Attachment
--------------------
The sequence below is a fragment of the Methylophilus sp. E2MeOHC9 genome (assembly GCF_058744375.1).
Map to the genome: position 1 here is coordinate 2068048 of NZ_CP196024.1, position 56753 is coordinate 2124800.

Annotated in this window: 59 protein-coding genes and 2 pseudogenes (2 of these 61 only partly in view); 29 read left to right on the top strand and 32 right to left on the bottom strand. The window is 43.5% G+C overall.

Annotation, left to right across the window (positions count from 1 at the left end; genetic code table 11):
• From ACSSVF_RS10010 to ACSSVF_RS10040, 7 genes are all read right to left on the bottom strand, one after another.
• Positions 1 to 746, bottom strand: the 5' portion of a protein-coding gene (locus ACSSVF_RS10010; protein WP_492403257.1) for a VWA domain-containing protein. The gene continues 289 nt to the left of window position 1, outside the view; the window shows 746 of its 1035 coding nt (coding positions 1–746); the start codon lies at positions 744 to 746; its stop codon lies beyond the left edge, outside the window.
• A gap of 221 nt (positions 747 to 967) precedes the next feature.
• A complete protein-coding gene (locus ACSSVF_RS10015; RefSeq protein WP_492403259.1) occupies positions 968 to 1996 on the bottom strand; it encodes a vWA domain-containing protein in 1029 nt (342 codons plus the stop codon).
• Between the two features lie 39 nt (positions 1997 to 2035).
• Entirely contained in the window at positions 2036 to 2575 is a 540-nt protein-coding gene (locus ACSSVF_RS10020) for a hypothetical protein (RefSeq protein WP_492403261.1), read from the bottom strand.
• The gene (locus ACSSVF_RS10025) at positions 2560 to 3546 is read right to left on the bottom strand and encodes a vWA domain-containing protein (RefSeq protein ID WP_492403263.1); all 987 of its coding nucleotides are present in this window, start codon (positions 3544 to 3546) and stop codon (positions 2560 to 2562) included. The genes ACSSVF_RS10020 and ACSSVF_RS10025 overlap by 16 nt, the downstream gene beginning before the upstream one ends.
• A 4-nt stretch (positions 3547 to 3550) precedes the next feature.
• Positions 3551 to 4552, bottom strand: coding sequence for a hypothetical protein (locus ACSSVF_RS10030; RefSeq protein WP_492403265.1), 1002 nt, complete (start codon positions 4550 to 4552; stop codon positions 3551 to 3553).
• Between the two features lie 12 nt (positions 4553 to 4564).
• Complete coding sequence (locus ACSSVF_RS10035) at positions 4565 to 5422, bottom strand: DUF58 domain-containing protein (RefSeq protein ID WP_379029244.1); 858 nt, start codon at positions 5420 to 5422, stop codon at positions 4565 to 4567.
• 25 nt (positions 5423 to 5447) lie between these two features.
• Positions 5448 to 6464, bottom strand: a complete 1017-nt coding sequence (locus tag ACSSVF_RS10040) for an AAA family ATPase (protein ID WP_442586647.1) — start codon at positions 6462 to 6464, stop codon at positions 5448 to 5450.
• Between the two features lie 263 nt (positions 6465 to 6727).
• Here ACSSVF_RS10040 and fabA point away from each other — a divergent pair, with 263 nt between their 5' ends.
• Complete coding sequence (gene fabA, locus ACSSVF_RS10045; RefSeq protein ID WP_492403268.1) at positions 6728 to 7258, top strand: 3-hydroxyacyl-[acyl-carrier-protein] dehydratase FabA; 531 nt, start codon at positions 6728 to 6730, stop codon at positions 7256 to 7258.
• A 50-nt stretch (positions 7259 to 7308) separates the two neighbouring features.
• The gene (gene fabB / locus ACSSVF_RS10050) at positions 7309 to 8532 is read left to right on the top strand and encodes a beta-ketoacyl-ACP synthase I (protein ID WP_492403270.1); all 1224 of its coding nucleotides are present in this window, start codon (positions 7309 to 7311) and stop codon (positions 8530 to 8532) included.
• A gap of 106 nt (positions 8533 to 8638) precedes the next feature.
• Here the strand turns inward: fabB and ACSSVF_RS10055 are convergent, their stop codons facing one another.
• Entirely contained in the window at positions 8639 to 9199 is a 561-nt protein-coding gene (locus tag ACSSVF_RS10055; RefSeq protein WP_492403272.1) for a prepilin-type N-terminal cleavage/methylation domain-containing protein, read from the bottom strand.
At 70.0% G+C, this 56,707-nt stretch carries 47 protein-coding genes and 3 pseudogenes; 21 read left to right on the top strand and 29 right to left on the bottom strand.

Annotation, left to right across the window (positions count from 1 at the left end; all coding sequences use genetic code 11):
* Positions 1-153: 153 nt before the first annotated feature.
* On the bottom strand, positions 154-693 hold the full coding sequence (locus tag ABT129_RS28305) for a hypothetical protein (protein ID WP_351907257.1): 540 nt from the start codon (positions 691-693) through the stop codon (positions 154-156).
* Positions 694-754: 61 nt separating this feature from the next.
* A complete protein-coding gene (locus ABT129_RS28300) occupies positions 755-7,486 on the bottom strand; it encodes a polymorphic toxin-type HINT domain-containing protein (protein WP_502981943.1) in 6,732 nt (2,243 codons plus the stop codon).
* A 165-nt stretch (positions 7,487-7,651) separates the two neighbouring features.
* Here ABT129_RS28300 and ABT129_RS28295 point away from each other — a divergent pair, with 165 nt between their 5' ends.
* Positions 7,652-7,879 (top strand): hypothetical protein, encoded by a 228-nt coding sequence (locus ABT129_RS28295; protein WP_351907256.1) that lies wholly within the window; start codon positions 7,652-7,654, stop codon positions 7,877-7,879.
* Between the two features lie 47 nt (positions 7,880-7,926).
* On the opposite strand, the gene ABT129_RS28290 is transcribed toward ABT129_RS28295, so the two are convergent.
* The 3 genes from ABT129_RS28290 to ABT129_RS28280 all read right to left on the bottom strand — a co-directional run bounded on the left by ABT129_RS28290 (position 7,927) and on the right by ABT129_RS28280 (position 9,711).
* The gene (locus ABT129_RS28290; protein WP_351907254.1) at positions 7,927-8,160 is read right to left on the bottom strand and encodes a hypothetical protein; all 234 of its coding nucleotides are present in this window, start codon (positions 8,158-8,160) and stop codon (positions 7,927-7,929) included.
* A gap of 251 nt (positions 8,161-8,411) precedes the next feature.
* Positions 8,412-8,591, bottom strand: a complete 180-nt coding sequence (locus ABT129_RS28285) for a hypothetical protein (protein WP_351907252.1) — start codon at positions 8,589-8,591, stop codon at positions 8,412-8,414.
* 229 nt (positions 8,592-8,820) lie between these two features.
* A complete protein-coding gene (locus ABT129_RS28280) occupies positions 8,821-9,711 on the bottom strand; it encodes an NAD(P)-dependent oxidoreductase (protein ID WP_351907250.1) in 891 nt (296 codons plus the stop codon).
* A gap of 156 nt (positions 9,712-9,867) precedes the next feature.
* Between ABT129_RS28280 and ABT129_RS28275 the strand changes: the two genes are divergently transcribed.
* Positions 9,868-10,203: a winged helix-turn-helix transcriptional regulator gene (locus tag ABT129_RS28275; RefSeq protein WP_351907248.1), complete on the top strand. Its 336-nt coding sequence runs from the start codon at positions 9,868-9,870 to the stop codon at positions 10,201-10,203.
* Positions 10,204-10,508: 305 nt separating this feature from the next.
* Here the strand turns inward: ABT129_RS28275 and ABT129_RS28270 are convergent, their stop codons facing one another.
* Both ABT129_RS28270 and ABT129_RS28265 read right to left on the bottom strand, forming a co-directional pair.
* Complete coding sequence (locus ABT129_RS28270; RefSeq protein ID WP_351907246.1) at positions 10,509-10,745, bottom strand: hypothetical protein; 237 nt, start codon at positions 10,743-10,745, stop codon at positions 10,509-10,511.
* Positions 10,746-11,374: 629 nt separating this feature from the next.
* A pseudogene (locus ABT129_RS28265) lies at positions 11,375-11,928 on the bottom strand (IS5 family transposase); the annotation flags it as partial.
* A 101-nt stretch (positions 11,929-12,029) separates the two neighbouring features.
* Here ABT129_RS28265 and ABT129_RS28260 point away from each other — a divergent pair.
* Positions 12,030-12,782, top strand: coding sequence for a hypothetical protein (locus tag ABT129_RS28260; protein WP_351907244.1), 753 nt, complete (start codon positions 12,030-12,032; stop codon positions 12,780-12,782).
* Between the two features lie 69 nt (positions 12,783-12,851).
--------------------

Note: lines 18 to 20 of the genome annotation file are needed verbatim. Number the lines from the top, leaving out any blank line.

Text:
• Between the two features lie 263 nt (positions 6465 to 6727).
• Here ACSSVF_RS10040 and fabA point away from each other — a divergent pair, with 263 nt between their 5' ends.
• Complete coding sequence (gene fabA, locus ACSSVF_RS10045; RefSeq protein ID WP_492403268.1) at positions 6728 to 7258, top strand: 3-hydroxyacyl-[acyl-carrier-protein] dehydratase FabA; 531 nt, start codon at positions 6728 to 6730, stop codon at positions 7256 to 7258.